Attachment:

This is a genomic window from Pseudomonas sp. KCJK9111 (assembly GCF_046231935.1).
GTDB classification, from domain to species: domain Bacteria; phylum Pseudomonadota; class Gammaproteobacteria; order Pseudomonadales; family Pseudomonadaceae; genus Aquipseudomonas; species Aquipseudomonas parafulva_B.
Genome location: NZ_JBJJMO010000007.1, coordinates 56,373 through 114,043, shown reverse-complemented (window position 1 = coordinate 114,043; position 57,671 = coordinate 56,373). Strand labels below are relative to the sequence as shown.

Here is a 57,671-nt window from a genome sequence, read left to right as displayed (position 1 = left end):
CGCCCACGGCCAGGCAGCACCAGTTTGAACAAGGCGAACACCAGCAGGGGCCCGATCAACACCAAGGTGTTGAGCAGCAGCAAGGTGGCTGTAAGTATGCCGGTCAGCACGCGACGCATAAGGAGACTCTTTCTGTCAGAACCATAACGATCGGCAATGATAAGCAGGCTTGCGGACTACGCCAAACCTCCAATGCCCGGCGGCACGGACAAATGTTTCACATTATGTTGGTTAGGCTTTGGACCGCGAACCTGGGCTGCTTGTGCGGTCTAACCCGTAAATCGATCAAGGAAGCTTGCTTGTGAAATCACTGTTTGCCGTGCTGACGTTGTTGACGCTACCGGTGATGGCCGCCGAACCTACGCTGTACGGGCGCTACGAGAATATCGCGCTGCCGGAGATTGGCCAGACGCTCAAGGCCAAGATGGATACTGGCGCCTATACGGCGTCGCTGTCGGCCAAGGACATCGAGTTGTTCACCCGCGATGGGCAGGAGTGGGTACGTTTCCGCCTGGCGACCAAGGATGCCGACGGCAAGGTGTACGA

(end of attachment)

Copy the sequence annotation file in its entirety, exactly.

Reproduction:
This is a genomic window from Pseudomonas sp. KCJK9111 (assembly GCF_046231935.1).
GTDB classification, from domain to species: domain Bacteria; phylum Pseudomonadota; class Gammaproteobacteria; order Pseudomonadales; family Pseudomonadaceae; genus Aquipseudomonas; species Aquipseudomonas parafulva_B.
Genome location: NZ_JBJJMO010000007.1, coordinates 56,373 through 114,043, shown reverse-complemented (window position 1 = coordinate 114,043; position 57,671 = coordinate 56,373). Strand labels below are relative to the sequence as shown.

Here is a 57,671-nt window from a genome sequence, read left to right as displayed (position 1 = left end):
CGCCCACGGCCAGGCAGCACCAGTTTGAACAAGGCGAACACCAGCAGGGGCCCGATCAACACCAAGGTGTTGAGCAGCAGCAAGGTGGCTGTAAGTATGCCGGTCAGCACGCGACGCATAAGGAGACTCTTTCTGTCAGAACCATAACGATCGGCAATGATAAGCAGGCTTGCGGACTACGCCAAACCTCCAATGCCCGGCGGCACGGACAAATGTTTCACATTATGTTGGTTAGGCTTTGGACCGCGAACCTGGGCTGCTTGTGCGGTCTAACCCGTAAATCGATCAAGGAAGCTTGCTTGTGAAATCACTGTTTGCCGTGCTGACGTTGTTGACGCTACCGGTGATGGCCGCCGAACCTACGCTGTACGGGCGCTACGAGAATATCGCGCTGCCGGAGATTGGCCAGACGCTCAAGGCCAAGATGGATACTGGCGCCTATACGGCGTCGCTGTCGGCCAAGGACATCGAGTTGTTCACCCGCGATGGGCAGGAGTGGGTACGTTTCCGCCTGGCGACCAAGGATGCCGACGGCAAGGTGTACGA